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Physicians: .25 AMA PRA Category I CreditsTM
Family Physicians: .25 Prescribed credits
Nurse Practitioners: .25 Contact hours
Release Date: April 16, 2014
Expiration Date: April 16, 2015
Estimated Completion Time: 15 minutes
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Upon successful completion of this educational program, the reader should be able to:
1. Discuss the significance of this article as it relates to your clinical practice.
2. Be able to apply this knowledge to your patient's diagnosis, treatment and management.
Alan Ehrlich, MD - Assistant Clinical Professor in Family Medicine, University of Massachusetts Medical School, Worcester, Massachusetts, USA; Senior Deputy Editor, DynaMed, Ipswich, Massachusetts, USA
Michael Fleming, MD, FAAFP - Assistant Clinical Professor of Family Medicine and Comprehensive Care, LSU Health Science Center School of Medicine, Shreveport, Louisiana, USA; Assistant Clinical Professor of Family Medicine, Department of Family and Community Medicine, Tulane University Medical School, New Orleans, Louisiana, USA; Chief Medical Officer, Amedisys, Inc. & Antidote Education Company
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Program ID: 1304159V
Last week, the DynaMed EBM Focus highlighted evidence from 2 new randomized trials evaluating oral antiviral therapy in patients with chronic HCV genotype 1 infection. The original version erroneously omitted part of a sentence describing previous approval of the agent sofosbuvir by the U.S. Food and Drug Administration. Please see a corrected version below, and refer to the Hepatitis C topic in DynaMed for further information.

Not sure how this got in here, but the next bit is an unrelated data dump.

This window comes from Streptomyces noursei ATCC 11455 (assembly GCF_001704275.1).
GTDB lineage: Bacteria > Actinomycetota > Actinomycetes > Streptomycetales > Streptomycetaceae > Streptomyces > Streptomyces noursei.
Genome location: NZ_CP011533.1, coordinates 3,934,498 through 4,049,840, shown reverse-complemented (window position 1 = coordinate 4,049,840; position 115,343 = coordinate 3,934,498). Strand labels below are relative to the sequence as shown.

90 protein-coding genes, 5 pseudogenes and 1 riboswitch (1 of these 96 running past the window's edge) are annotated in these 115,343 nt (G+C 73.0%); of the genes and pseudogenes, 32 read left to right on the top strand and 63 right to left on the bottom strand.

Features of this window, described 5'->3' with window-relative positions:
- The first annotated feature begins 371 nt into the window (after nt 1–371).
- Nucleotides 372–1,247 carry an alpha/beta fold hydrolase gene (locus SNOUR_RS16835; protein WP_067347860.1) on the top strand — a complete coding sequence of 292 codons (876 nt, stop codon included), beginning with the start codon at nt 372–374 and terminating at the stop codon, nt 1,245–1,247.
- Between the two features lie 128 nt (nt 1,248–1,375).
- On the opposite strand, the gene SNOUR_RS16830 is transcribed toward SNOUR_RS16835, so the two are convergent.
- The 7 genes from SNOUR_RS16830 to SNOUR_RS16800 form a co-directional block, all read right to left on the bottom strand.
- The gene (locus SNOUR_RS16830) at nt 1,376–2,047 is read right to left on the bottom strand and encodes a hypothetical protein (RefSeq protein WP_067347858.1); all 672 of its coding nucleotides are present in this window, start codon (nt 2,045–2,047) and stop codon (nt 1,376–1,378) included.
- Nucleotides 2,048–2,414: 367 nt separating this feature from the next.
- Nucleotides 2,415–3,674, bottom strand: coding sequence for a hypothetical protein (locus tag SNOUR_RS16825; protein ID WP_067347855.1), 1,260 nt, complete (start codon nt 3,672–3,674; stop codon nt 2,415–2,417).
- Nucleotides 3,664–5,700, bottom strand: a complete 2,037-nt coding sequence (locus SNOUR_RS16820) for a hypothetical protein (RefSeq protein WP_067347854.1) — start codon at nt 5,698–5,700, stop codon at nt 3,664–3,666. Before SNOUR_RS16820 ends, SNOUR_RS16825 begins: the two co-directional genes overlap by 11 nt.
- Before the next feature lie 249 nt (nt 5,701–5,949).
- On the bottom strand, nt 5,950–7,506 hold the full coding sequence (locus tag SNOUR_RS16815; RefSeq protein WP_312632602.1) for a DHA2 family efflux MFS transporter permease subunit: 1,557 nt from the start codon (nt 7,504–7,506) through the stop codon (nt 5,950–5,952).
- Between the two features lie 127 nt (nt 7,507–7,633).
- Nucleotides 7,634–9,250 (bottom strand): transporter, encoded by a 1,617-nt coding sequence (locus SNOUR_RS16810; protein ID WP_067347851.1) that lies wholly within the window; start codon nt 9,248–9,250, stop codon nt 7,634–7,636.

The DynaMed Editorial Team
Last week 676 journal articles were evaluated via DynaMed's Systematic Literature Surveillance and summaries of 279 articles were added to DynaMed content.
Based on criteria for selecting "articles most likely to change clinical practice," one article was selected by the DynaMed Editorial Team.
When to start treatment for chronic hepatitis C is a controversial and uncertain area. In patients with HCV and advanced liver disease, treatment that achieves a sustained virologic response is associated with lower rates of liver-related morbidity and mortality, and treatment is generally recommended. For patients without advanced liver disease, guidelines suggest individualized decision-making. In this group, the absolute rates of adverse clinical events are low with a long time to develop, so the relative benefit of early treatment is uncertain compared to monitoring and starting treatment later as needed.
For patients in whom therapy is being considered, the combination of recombinant human interferon alfa as weekly injections and weight-based oral ribavirin has historically been a mainstay of treatment. However, both agents are limited by established adverse reactions: interferon is associated with various flu-like symptoms, depression, and cytopenia, while ribavirin is associated with hemolytic anemia, fatigue, pruritus, and rash. A recent joint treatment guideline from the American Society for the Study of Liver Disease and the Infectious Diseases Society of America includes recommendations for newer direct-acting antiviral agents (AASLD/IDSA 2014 Feb PDF); however, these recommendations were based on small phase 2 studies. Now, 2 large phase 3 trials have evaluated an oral fixed-dose combination of an HCV nonstructural protein 5A inhibitor (ledipasvir) and a nucleotide polymerase inhibitor (sofosbuvir) in adults with chronic HCV genotype 1 infection.
The first trial (ION-1) included previously untreated patients, whereas the second trial (ION-2) included patients previously treated with peginterferon plus ribavirin (53% also received a protease inhibitor) who had not had a sustained virologic response (serum HCV RNA < 25 units/mL). In both trials, patients were randomized to ledipasvir/sofosbuvir 90 mg/400 mg orally once daily for 12 weeks vs. 24 weeks vs. ledipasvir/sofosbuvir at the same dosage plus weight-based ribavirin for 12 weeks vs. 24 weeks.